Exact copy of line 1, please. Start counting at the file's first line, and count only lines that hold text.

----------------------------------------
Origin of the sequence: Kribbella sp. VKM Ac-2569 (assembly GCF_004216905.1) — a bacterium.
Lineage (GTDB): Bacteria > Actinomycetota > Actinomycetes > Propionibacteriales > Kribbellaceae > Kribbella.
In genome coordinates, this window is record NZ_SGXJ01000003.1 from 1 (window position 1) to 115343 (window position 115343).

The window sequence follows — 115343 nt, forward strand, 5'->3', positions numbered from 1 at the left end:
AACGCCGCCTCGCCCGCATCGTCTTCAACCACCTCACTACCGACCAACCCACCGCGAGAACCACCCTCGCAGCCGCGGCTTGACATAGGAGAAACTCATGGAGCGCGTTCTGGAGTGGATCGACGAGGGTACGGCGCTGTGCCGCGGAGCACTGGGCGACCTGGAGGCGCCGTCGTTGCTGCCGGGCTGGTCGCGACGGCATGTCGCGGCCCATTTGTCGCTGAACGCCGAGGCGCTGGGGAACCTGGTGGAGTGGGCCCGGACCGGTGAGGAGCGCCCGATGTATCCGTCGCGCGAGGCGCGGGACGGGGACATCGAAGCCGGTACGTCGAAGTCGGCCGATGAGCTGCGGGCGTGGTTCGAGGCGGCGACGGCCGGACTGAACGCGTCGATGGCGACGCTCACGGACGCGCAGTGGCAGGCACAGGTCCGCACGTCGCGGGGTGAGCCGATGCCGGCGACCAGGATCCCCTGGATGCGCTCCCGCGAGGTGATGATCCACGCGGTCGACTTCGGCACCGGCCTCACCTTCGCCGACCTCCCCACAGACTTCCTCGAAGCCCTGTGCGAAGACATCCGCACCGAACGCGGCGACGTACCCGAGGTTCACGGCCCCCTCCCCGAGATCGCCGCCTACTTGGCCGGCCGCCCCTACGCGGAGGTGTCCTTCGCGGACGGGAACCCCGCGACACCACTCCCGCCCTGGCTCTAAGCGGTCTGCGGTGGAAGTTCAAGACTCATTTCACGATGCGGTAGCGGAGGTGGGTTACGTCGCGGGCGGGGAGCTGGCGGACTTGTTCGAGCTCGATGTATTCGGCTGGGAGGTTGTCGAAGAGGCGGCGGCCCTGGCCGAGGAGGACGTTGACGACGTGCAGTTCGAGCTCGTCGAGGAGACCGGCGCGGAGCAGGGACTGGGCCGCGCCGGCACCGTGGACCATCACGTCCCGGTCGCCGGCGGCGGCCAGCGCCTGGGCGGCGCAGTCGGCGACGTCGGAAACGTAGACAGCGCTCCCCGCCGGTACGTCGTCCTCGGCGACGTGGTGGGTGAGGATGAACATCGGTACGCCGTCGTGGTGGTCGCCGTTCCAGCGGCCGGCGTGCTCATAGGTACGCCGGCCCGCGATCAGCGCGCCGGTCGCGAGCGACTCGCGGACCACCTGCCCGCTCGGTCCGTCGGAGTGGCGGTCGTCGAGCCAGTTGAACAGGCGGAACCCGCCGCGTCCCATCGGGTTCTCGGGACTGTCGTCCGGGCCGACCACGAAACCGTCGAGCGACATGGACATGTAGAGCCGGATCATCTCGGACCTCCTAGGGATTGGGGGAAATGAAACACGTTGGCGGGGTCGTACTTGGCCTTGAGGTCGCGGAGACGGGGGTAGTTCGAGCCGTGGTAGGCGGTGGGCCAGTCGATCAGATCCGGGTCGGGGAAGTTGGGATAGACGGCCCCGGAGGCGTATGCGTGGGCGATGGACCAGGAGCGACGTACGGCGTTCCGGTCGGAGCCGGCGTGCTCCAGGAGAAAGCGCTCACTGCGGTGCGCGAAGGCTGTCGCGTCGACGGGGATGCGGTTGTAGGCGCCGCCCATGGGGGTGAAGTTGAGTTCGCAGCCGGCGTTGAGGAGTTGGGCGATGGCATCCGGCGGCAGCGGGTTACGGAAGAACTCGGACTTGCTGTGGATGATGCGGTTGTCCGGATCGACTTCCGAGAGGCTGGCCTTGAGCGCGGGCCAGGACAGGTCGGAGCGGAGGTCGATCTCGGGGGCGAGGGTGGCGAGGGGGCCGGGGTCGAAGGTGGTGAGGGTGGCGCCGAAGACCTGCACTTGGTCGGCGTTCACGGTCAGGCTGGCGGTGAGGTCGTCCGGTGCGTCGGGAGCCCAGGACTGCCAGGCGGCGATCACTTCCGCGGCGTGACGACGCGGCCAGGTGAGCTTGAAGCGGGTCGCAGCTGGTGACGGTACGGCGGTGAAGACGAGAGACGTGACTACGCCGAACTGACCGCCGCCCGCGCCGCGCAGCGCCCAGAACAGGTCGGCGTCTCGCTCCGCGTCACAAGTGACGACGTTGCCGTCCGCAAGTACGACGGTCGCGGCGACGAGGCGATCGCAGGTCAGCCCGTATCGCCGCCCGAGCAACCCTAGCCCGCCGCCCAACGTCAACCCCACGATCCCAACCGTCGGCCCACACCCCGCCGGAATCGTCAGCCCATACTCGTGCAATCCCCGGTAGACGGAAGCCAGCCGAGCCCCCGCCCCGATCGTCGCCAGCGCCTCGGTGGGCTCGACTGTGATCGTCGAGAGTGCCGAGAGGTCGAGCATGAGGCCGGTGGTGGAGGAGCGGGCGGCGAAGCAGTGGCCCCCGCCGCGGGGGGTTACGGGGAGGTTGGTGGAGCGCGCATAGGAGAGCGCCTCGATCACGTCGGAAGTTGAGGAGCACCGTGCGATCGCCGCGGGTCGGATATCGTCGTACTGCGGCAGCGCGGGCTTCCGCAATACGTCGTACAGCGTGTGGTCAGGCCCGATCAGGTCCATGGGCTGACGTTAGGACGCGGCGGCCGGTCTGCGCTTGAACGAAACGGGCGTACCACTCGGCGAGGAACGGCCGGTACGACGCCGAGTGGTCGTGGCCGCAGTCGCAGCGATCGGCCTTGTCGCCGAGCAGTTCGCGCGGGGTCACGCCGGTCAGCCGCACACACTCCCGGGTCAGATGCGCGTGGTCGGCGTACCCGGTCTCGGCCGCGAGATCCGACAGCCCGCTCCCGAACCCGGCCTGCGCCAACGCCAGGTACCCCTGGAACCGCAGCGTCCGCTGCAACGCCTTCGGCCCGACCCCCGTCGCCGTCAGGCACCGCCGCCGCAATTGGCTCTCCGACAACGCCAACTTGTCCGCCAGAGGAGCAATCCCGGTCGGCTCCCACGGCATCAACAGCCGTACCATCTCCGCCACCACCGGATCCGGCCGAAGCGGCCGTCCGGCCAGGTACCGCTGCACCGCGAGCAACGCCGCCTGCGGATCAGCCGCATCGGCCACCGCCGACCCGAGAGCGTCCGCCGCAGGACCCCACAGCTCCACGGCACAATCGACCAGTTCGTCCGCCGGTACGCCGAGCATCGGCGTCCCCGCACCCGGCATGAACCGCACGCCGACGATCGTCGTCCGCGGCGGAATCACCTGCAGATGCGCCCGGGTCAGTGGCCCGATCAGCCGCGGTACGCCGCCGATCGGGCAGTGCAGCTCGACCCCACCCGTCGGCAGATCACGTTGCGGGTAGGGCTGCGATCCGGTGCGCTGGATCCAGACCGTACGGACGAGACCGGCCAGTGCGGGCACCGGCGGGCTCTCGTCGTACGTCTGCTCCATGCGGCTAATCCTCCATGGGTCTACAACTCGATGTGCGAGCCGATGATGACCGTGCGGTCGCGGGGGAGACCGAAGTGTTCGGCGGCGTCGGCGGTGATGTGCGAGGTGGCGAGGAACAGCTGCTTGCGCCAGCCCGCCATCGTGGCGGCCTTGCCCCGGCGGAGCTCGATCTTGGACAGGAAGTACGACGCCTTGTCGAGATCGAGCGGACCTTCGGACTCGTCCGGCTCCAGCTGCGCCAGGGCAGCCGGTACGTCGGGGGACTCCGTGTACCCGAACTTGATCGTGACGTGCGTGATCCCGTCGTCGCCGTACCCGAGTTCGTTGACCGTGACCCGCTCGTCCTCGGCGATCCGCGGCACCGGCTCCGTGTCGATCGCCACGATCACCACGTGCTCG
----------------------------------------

Origin of the sequence: Kribbella sp. VKM Ac-2569 (assembly GCF_004216905.1) — a bacterium.